Adult nurse practitioner or just family nurse practitioner

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    I'm planning on becoming a nurse practitioner. I'm wondering if I chose to acquire a MSN and became an adult nurse practitioner, would that allow me to work in family practice, or is family practice reserved exclusively for nurse practitioners who have a degree in family practice? Thanks for your time and input.
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  5. 0
    If I am understanding your question correctly, then the answer is that, technically, you could do either one. However, thinking logically, if you got hired in a Family practice one day you would not be able to see every patient, as your practice is limited to that of individuals from the age of 18 (maybe 16 in some states) and up. So in many cases, a family practice highers a family nurse practitioner who can see and treat patients across the life span, it makes sense really. A practice MAY spend more money hiring an ANP to see their adults and then hiring another NP (i.e. PNP) just to see the younger patients. It's easier for many practices to higher one provider who can provide care to all age groups. But, I'm sure there are ANPs that work in a family practice somewhere, they would still be required to practice in their scope though, which means only seeing those within in the age range their state board labels as an "adult" patient. Hope this helps!

    In certain populations, an office may be labeled as a family practice, but 85% of their patient's may be adults. In this scenario, a practice owner may find it beneficial to hire and ANP, but it's up to that particular practice. You cannot always predict when their will be an influx of pediatric clients.
  6. 0
    Nurse practitioners are dedicated to fields like PA. You can become a family practitioner, or pediatrics. You should ask this quest on the APN page.
  7. 0
    Moving to the APN Forum.
  8. 0
    Quote from PatMac10,SN
    If I am understanding your question correctly, then the answer is that, technically, you could do either one. However, thinking logically, if you got hired in a Family practice one day you would not be able to see every patient, as your practice is limited to that of individuals from the age of 18 (maybe 16 in some states) and up. So in many cases, a family practice highers a family nurse practitioner who can see and treat patients across the life span, it makes sense really. A practice MAY spend more money hiring an ANP to see their adults and then hiring another NP (i.e. PNP) just to see the younger patients. It's easier for many practices to higher one provider who can provide care to all age groups. But, I'm sure there are ANPs that work in a family practice somewhere, they would still be required to practice in their scope though, which means only seeing those within in the age range their state board labels as an "adult" patient. Hope this helps!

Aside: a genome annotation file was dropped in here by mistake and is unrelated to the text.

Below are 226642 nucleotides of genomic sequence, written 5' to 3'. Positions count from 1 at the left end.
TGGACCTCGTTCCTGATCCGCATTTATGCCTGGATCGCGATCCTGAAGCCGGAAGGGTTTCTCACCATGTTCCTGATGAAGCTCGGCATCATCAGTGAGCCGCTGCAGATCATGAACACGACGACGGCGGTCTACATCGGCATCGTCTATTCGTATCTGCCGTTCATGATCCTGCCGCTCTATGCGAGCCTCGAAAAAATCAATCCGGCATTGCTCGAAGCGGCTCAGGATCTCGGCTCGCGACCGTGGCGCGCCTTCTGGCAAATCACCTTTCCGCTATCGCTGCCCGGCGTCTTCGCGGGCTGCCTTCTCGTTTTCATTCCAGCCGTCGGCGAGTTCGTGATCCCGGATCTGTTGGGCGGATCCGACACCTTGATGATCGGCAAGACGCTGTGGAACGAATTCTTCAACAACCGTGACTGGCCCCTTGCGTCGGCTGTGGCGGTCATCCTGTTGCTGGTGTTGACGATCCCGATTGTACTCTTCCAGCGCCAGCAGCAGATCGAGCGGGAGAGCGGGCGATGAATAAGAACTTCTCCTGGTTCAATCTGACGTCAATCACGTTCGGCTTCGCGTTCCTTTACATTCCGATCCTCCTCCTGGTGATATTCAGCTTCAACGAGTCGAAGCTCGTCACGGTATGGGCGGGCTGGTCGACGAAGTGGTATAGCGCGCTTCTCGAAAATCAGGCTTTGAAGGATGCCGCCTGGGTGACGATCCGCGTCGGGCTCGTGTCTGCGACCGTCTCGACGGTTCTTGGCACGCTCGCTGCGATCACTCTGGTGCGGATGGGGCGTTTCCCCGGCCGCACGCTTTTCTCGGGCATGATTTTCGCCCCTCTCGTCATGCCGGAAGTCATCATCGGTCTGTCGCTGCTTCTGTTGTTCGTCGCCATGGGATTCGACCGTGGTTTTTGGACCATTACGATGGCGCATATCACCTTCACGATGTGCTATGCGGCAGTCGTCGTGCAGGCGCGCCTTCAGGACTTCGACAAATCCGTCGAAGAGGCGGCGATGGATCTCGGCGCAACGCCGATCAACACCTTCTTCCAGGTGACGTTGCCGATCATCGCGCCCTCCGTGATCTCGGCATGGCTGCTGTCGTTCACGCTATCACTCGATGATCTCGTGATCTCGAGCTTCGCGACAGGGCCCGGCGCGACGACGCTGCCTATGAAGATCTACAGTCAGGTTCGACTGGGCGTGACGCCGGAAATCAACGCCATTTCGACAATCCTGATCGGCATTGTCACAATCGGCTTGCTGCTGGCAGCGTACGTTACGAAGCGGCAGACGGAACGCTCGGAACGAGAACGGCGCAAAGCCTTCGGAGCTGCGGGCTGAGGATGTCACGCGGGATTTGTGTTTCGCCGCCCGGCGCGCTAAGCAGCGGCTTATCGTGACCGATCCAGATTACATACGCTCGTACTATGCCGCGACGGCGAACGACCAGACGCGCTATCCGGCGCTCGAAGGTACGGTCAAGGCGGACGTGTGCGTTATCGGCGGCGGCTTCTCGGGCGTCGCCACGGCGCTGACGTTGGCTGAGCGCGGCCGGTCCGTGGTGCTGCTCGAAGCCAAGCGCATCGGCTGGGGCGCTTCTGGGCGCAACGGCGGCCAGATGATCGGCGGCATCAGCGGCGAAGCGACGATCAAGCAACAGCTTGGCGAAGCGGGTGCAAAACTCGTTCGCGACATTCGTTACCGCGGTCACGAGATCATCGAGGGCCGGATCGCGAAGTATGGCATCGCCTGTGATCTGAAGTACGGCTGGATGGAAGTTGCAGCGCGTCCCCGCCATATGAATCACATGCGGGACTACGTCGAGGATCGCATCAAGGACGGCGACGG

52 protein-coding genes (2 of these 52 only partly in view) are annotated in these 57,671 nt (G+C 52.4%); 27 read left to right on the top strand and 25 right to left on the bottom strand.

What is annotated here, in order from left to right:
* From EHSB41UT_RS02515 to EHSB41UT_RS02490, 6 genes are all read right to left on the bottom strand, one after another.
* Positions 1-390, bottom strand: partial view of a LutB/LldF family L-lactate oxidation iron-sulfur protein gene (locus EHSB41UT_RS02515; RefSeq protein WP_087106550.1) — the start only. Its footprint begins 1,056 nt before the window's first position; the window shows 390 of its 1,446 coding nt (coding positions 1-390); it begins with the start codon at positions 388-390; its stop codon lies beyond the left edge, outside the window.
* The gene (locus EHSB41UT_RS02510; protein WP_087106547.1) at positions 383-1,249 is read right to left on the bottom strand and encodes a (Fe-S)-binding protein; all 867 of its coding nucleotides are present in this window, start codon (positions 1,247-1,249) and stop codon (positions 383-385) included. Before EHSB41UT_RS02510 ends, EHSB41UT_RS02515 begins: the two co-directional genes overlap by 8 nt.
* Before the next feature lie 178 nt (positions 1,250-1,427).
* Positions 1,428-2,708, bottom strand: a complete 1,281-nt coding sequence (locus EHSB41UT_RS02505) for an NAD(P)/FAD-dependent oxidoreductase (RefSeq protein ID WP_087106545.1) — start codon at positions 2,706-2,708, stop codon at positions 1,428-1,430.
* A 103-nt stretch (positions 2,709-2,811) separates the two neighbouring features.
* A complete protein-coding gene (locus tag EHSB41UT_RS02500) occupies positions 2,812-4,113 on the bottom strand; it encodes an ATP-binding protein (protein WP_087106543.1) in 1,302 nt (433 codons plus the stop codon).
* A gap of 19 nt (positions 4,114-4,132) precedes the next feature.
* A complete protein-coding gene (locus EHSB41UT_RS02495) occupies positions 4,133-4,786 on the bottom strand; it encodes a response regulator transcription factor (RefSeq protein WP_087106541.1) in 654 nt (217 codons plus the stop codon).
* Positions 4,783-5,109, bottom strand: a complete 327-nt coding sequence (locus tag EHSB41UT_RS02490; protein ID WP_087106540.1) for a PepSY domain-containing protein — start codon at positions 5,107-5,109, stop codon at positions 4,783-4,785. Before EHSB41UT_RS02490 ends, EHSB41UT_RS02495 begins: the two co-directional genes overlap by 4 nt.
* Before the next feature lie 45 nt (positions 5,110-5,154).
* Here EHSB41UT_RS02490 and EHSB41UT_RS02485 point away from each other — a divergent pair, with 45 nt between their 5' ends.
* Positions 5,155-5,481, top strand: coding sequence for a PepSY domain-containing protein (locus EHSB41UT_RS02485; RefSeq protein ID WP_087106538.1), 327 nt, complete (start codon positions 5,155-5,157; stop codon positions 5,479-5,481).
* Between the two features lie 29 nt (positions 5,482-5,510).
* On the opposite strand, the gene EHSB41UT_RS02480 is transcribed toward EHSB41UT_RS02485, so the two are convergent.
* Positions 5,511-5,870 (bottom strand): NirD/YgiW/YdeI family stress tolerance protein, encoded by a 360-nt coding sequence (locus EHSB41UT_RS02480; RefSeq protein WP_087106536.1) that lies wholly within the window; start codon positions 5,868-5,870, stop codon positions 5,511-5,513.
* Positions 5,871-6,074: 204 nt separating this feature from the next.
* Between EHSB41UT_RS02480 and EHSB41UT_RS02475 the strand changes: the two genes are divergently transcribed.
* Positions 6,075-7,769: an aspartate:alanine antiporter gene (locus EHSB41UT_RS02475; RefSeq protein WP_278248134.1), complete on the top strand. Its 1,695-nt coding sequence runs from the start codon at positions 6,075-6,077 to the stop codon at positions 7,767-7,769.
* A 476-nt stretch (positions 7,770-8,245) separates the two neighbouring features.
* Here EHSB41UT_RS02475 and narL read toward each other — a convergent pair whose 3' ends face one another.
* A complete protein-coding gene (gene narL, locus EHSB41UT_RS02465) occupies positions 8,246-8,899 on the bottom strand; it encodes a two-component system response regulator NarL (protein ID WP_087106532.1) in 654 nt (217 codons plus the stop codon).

In certain populations, an office may be labeled as a family practice, but 85% of their patient's may be adults. In this scenario, a practice owner may find it beneficial to hire and ANP, but it's up to that particular practice. You cannot always predict when their will be an influx of pediatric clients.
    Good post for a nursing student! I think your post makes a lot of sense. Not to be too picky and so as not to confuse people (including myself): did you mean "hire" instead of "higher"? Also, the Consensus Model established that all adult NP specialties (ANP and ACNP) treat patients age 13 and up. Gerontology will also now be included officially as part of the adult NP programs.
  9. 0
    Quote from juan de la cruz

    Good post for a nursing student! I think your post makes a lot of sense. Not to be too picky and so as not to confuse people (including myself): did you mean "hire" instead of "higher"? Also, the Consensus Model established that all adult NP specialties (ANP and ACNP) treat patients age 13 and up. Gerontology will also now be included officially as part of the adult NP programs.
    Yes I did mean hire. Thanks for the compliment and the age clarification!


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